What was quite annoying was that after I made the dye bath, from the same recipe I used for the first part of the lining, I tested in on a small square of fabric until the same colour was achieved. Confident that it was right, I put the rest of the fabric in and waited the allotted time, only to take the fabric out and have a light orange/yellow, which is quite noticeably darker than the lining I dyed for the sleeves!
I don’t know if this is going to be ok to use? Im planning to speak to Beth and Irene about it on Monday.
Having spend two days last week dying my fabric, it now came to the task of waxing and and interfacing the beast. 3 meters of fabric is actaully quite a lot, but I had a plan of action! On Saturday my wax arrived so it was time to put the plan into action. Phases one, gather supplies – fabric, check. Wax, check. Fusible felt, check. Surface area big enough to work on, kind of. My dining table was big enough that I would be able to do the whole width of the fabric, I just could fit all 3 meters on it, so I started working in sections.
It didn’t take too long to wax the fabric completely (I contracted help!), which was surprising, which just made me get to the sang that much sooner. I ordered 3 meters of fusible felt to pad out the cotton, but the width of the felt was half the width of the cotton. Meaning … that I only had enough felt to covered just over half of the cotton. It was my fault completely, I didn’t check the width before I ordered it, so ill just have to wait until the next batch arrives so that I can finish this stage and move onto the printing and cutting stage!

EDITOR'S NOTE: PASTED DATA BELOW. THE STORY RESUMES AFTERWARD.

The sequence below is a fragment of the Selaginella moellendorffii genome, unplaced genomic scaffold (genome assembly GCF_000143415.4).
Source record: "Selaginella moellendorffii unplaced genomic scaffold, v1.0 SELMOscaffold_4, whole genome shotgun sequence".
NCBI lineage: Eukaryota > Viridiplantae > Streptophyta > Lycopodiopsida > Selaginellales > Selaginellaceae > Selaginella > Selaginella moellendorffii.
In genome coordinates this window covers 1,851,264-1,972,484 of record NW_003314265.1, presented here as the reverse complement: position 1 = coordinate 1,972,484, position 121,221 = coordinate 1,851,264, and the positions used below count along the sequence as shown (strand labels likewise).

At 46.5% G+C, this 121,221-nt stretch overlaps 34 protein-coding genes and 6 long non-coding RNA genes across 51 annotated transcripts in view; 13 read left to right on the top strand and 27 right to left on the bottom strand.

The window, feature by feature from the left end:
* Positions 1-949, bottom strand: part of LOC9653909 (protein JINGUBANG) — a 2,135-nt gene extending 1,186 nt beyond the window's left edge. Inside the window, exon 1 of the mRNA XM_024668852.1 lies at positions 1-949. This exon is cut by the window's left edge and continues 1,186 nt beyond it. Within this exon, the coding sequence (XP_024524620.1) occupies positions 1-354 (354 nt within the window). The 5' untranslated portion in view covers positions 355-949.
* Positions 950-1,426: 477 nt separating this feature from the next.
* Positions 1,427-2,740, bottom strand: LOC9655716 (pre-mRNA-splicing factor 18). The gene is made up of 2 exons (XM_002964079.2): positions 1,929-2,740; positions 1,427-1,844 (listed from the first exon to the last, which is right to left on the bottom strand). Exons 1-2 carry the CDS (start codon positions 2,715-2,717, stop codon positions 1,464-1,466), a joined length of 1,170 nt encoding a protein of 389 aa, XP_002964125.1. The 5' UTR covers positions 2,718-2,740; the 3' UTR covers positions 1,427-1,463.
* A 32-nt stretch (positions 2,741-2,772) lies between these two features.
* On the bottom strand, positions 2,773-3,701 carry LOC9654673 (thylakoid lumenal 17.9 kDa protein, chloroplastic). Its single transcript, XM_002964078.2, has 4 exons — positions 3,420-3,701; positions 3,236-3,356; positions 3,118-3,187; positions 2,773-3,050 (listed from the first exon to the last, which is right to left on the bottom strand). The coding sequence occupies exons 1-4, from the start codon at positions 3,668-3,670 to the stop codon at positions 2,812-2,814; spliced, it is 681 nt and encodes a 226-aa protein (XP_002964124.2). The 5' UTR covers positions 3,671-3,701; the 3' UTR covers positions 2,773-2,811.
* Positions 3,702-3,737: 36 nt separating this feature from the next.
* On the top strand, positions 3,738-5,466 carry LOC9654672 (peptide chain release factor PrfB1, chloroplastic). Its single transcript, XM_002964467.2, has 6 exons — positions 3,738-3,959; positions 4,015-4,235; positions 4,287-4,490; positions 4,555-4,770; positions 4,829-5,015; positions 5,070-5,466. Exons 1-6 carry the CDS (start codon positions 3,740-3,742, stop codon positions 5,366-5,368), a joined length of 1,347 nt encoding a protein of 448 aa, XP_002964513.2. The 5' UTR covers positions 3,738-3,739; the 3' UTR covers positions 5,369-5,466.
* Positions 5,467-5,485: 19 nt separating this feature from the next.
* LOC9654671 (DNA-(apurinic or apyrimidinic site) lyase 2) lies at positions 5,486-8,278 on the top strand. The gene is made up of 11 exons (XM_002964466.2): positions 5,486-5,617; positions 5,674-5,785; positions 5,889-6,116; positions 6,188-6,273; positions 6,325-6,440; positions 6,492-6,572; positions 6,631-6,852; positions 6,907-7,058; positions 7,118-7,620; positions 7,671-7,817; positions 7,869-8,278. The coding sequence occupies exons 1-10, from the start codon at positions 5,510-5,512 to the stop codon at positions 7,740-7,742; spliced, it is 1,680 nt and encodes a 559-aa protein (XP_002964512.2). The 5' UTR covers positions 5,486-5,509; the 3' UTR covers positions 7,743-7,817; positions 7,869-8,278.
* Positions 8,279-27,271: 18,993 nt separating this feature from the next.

The next step after dying my fabric was to look at coating it. I’ve chosen to experiment with waxing my fabric – I really love the feel of it, how it changes to colours of the fabrics – as a method of waterproofing my material. I’d previously experimented with using scotch guard but there was no noticeable different to the fabric which was quite disappointing.
After speaking with Irene I started to experiment wth different ways in which I can wax my fabrics. Firstly I tried an all over wax which I achieved by rubbing the wax onto the fabric, similar to using a crayon, and then ironing so that the wax sank into the fabric. I then moved on to melting the wax before applying to the fabric to see if this would be a quicker way of waxing my fabric as I have 3 metres that needs to be waxed. However, the wax solidified too much on the brush before, causing dried wax strip over the fabric. As this didn’t melt into the fabric, I then had to iron the wax so that it would absorb into the fabric.